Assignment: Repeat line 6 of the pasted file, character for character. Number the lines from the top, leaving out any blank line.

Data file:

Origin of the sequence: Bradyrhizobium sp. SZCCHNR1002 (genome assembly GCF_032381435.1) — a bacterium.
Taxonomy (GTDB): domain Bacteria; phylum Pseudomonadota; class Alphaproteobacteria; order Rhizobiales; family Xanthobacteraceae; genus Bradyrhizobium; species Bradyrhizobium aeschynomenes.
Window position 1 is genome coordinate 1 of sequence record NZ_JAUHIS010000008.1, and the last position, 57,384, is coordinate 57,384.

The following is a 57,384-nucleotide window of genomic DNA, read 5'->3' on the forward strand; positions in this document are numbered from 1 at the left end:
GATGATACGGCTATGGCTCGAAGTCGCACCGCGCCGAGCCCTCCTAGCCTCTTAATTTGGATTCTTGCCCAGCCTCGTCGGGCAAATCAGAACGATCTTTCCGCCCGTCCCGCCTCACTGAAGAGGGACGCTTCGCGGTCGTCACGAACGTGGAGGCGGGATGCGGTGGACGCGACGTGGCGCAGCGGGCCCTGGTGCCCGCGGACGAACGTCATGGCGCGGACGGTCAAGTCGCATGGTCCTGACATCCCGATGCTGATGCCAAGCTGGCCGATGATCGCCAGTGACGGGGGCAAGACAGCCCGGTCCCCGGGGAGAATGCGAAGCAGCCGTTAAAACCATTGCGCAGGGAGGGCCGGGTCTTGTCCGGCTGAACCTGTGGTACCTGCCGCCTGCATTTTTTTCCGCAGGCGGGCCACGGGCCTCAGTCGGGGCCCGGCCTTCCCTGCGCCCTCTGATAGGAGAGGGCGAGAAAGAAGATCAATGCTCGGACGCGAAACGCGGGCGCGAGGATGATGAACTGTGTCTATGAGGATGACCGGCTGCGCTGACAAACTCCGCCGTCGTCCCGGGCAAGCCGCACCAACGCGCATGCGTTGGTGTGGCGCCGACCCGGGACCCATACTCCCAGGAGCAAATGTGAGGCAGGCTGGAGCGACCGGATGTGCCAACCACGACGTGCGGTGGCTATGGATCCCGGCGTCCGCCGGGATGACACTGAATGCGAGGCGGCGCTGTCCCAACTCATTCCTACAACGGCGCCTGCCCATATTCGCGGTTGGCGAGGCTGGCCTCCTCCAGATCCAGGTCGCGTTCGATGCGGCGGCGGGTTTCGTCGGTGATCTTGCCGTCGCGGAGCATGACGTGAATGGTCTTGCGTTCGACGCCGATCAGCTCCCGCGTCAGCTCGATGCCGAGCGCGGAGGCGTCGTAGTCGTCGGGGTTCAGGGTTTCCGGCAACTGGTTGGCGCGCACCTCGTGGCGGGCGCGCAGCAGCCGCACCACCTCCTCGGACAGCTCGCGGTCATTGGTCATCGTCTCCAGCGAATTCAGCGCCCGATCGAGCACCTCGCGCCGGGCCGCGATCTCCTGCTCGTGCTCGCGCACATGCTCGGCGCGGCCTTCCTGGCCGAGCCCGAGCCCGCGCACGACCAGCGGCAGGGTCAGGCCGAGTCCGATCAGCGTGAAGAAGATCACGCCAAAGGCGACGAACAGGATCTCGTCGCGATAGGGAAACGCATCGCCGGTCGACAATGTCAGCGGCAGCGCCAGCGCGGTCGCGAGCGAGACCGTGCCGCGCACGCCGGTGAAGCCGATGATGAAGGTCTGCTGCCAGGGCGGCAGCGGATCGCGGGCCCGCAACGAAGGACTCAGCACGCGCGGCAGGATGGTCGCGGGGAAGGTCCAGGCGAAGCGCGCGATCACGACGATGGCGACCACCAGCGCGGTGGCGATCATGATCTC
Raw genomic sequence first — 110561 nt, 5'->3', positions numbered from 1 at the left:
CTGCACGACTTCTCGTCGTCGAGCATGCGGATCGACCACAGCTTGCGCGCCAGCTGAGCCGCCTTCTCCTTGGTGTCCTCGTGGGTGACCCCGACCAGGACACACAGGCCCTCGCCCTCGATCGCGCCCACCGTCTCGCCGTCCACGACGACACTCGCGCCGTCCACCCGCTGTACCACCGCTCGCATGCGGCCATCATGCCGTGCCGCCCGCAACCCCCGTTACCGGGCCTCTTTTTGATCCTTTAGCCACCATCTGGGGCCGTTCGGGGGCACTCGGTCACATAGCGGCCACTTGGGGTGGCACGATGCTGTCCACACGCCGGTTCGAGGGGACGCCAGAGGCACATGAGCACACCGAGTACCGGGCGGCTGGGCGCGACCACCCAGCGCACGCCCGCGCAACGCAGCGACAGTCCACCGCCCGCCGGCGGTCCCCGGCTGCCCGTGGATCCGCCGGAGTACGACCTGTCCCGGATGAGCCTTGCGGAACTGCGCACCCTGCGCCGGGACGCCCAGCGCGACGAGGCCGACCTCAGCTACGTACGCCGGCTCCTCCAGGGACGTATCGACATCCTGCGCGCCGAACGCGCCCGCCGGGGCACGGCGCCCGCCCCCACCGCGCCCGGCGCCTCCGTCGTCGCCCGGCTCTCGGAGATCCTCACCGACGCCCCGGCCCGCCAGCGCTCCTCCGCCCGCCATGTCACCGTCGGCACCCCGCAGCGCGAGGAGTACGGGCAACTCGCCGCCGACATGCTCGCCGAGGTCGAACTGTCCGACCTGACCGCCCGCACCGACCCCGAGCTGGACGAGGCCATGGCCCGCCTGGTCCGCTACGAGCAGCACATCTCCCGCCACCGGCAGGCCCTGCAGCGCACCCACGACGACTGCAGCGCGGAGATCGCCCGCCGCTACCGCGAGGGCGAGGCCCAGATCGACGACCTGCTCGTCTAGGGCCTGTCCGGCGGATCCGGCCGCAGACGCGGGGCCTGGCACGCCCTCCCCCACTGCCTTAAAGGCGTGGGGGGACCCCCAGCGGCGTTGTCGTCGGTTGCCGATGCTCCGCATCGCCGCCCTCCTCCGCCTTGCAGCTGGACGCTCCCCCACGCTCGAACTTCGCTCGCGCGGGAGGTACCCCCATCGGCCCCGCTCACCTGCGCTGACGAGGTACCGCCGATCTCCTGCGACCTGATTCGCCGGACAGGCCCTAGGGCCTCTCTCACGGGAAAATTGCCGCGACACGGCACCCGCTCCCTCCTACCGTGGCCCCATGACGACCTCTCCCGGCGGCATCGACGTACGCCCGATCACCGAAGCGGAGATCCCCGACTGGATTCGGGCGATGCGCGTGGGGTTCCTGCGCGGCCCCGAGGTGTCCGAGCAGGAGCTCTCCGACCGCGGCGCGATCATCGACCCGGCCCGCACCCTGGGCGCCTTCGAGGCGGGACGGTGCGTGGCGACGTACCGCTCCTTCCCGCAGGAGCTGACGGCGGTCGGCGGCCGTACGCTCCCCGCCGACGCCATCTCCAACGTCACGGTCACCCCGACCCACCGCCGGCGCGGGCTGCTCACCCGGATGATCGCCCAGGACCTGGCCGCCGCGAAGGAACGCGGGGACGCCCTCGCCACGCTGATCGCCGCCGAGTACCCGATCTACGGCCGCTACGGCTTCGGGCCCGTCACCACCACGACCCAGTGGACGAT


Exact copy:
Raw genomic sequence first — 110561 nt, 5'->3', positions numbered from 1 at the left: